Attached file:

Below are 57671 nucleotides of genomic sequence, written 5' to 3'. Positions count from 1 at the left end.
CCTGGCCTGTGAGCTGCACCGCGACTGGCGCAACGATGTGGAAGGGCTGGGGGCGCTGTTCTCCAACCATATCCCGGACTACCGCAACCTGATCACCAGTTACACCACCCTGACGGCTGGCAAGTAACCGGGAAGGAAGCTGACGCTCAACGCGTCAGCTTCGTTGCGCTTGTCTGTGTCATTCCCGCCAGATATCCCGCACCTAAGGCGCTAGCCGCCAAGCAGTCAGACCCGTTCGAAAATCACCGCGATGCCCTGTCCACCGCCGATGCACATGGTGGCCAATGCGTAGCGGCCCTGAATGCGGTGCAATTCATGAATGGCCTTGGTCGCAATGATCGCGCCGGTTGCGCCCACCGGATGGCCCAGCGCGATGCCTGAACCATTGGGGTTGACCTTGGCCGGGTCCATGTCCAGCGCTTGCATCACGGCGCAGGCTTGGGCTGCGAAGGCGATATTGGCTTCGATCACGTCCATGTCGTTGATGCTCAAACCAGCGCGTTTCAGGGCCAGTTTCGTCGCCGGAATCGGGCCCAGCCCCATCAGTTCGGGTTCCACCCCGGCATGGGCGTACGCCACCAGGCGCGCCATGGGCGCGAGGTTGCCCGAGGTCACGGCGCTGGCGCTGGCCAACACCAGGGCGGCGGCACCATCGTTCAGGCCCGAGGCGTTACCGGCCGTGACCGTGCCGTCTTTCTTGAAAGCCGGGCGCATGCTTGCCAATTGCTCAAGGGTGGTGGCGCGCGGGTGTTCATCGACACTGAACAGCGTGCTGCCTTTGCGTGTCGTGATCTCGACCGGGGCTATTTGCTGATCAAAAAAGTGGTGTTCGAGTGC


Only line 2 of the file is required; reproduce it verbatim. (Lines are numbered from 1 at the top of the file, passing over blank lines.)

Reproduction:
CCTGGCCTGTGAGCTGCACCGCGACTGGCGCAACGATGTGGAAGGGCTGGGGGCGCTGTTCTCCAACCATATCCCGGACTACCGCAACCTGATCACCAGTTACACCACCCTGACGGCTGGCAAGTAACCGGGAAGGAAGCTGACGCTCAACGCGTCAGCTTCGTTGCGCTTGTCTGTGTCATTCCCGCCAGATATCCCGCACCTAAGGCGCTAGCCGCCAAGCAGTCAGACCCGTTCGAAAATCACCGCGATGCCCTGTCCACCGCCGATGCACATGGTGGCCAATGCGTAGCGGCCCTGAATGCGGTGCAATTCATGAATGGCCTTGGTCGCAATGATCGCGCCGGTTGCGCCCACCGGATGGCCCAGCGCGATGCCTGAACCATTGGGGTTGACCTTGGCCGGGTCCATGTCCAGCGCTTGCATCACGGCGCAGGCTTGGGCTGCGAAGGCGATATTGGCTTCGATCACGTCCATGTCGTTGATGCTCAAACCAGCGCGTTTCAGGGCCAGTTTCGTCGCCGGAATCGGGCCCAGCCCCATCAGTTCGGGTTCCACCCCGGCATGGGCGTACGCCACCAGGCGCGCCATGGGCGCGAGGTTGCCCGAGGTCACGGCGCTGGCGCTGGCCAACACCAGGGCGGCGGCACCATCGTTCAGGCCCGAGGCGTTACCGGCCGTGACCGTGCCGTCTTTCTTGAAAGCCGGGCGCATGCTTGCCAATTGCTCAAGGGTGGTGGCGCGCGGGTGTTCATCGACACTGAACAGCGTGCTGCCTTTGCGTGTCGTGATCTCGACCGGGGCTATTTGCTGATCAAAAAAGTGGTGTTCGAGTGC